Alternative Energy

The job-machine breakdown isn’t just in computers. Consider alternative energy, an emerging industry where there is plenty of innovation. Photovoltaics, for example, are a U.S. invention. Their use in home-energy applications was also pioneered by the U.S.

Last year, I decided to do my bit for energy conservation and set out to equip my house with solar power. My wife and I talked with four local solar firms. As part of our due diligence, I checked where they get their photovoltaic panels -- the key part of the system. All the panels they use come from China. A Silicon Valley company sells equipment used to manufacture photo-active films. They ship close to 10 times more machines to China than to manufacturers in the U.S., and this gap is growing. Not surprisingly, U.S. employment in the making of photovoltaic films and panels is perhaps 10,000 -- just a few percent of estimated worldwide employment.

Advanced Batteries

There’s more at stake than exported jobs. With some technologies, both scaling and innovation take place overseas. Such is the case with advanced batteries. It has taken years and many false starts, but finally we are about to witness mass- produced electric cars and trucks. They all rely on lithium-ion batteries. What microprocessors are to computing, batteries are to electric vehicles. Unlike with microprocessors, the U.S. share of lithium-ion battery production is tiny.

That’s a problem. A new industry needs an effective ecosystem in which technology knowhow accumulates, experience builds on experience, and close relationships develop between supplier and customer. The U.S. lost its lead in batteries 30 years ago when it stopped making consumer-electronics devices. Whoever made batteries then gained the exposure and relationships needed to learn to supply batteries for the more demanding laptop PC market, and after that, for the even more demanding automobile market. U.S. companies didn’t participate in the first phase and consequently weren’t in the running for all that followed. I doubt they will ever catch up.

Job Creation

Scaling isn’t easy. The investments required are much higher than in the invention phase. And funds need to be committed early, when not much is known about the potential market. Another example from Intel: The investment to build a silicon manufacturing plant in the 1970s was a few million dollars. By the early 1990s, the cost of the factories that would be able to produce the new Pentium chips in volume rose to several billion dollars. The decision to build these plants needed to be made years before we knew whether the Pentium chip would work or whether the market would be interested in it.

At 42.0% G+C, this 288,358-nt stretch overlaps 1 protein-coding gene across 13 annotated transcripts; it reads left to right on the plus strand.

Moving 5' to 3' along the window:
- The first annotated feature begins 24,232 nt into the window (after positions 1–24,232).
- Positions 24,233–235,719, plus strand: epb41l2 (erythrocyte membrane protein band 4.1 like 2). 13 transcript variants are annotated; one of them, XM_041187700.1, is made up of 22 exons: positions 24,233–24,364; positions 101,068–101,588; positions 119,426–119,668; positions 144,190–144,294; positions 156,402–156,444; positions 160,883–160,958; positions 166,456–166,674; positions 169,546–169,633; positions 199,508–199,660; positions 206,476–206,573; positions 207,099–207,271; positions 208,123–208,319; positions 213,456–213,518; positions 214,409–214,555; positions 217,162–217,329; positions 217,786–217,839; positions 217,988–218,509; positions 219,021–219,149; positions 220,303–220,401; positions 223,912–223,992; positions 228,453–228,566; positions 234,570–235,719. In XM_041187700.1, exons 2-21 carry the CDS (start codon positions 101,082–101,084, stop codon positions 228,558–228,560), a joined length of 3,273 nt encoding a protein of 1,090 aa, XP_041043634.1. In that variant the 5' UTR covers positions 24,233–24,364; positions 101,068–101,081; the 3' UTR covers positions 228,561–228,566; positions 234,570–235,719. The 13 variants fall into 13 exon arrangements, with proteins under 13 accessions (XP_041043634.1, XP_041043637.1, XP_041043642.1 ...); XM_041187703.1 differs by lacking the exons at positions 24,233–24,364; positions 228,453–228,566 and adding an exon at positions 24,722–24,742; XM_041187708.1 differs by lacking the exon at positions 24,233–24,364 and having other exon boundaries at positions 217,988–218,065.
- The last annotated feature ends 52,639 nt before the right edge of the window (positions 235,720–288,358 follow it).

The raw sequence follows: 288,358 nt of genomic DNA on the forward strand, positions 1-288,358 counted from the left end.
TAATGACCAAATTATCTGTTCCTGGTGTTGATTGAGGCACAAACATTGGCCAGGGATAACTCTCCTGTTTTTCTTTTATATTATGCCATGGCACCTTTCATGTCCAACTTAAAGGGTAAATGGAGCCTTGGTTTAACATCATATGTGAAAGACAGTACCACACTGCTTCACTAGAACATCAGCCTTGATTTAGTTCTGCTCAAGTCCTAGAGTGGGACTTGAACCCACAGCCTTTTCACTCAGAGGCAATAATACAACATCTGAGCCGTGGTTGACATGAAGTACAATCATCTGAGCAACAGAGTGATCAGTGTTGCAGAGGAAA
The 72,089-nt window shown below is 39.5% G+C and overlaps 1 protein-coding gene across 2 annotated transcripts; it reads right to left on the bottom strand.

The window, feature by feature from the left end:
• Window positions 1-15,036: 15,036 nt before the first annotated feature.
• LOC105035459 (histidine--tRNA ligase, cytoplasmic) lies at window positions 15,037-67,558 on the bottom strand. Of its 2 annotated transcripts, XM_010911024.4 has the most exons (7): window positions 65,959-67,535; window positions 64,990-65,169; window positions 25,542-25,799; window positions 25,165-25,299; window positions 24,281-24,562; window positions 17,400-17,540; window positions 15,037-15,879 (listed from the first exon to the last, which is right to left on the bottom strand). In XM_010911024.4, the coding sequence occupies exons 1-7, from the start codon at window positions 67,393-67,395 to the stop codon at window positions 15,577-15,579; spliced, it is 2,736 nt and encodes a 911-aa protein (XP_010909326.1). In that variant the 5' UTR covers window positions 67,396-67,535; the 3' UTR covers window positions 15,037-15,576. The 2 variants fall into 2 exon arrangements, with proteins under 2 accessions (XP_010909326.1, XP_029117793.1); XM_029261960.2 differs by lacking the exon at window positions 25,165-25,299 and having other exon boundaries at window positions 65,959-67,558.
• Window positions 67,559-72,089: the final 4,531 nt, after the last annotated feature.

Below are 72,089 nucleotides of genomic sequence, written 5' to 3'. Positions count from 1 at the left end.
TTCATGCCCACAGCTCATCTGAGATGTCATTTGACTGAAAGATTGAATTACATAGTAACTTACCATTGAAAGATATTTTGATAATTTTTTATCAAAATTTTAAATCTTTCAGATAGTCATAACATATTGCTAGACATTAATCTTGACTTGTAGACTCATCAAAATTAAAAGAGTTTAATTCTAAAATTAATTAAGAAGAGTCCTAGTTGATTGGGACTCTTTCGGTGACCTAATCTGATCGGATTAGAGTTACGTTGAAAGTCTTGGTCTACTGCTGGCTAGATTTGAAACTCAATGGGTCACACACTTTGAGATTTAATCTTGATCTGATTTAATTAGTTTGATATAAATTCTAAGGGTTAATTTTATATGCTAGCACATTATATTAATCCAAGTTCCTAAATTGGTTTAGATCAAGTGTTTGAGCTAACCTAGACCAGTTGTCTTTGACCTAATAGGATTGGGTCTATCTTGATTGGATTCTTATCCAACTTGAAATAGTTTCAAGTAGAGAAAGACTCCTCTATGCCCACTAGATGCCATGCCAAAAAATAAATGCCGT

Lessons we learned from previous missteps helped us. Years earlier, when Intel’s business consisted of making memory chips, we hesitated to add manufacturing capacity, not being sure about the market demand in years to come. Our Japanese competitors didn’t hesitate: They built the plants. When the demand for memory chips exploded, the Japanese roared into the U.S. market and Intel began its descent as a memory-chip supplier.

Intel Experience

Though steeled by that experience, I remember how afraid I was as I asked the Intel directors for authorization to spend billions of dollars for factories to make a product that didn’t exist at the time for a market we couldn’t size. Fortunately, they gave their OK even as they gulped. The bet paid off.

My point isn’t that Intel was brilliant. The company was founded at a time when it was easier to scale domestically. For one thing, China wasn’t yet open for business. More importantly, the U.S. hadn’t yet forgotten that scaling was crucial to its economic future.

How could the U.S. have forgotten? I believe the answer has to do with a general undervaluing of manufacturing -- the idea that as long as “knowledge work” stays in the U.S., it doesn’t matter what happens to factory jobs. It’s not just newspaper commentators who spread this idea.

Offshore Production

Consider this passage by Princeton University economist Alan S. Blinder: “The TV manufacturing industry really started here, and at one point employed many workers. But as TV sets became ‘just a commodity,’ their production moved offshore to locations with much lower wages. And nowadays the number of television sets manufactured in the U.S. is zero. A failure? No, a success.”

I disagree. Not only did we lose an untold number of jobs, we broke the chain of experience that is so important in technological evolution. As happened with batteries, abandoning today’s “commodity” manufacturing can lock you out of tomorrow’s emerging industry.

Our fundamental economic beliefs, which we have elevated from a conviction based on observation to an unquestioned truism, is that the free market is the best economic system -- the freer, the better. Our generation has seen the decisive victory of free-market principles over planned economies. So we stick with this belief, largely oblivious to emerging evidence that while free markets beat planned economies, there may be room for a modification that is even better.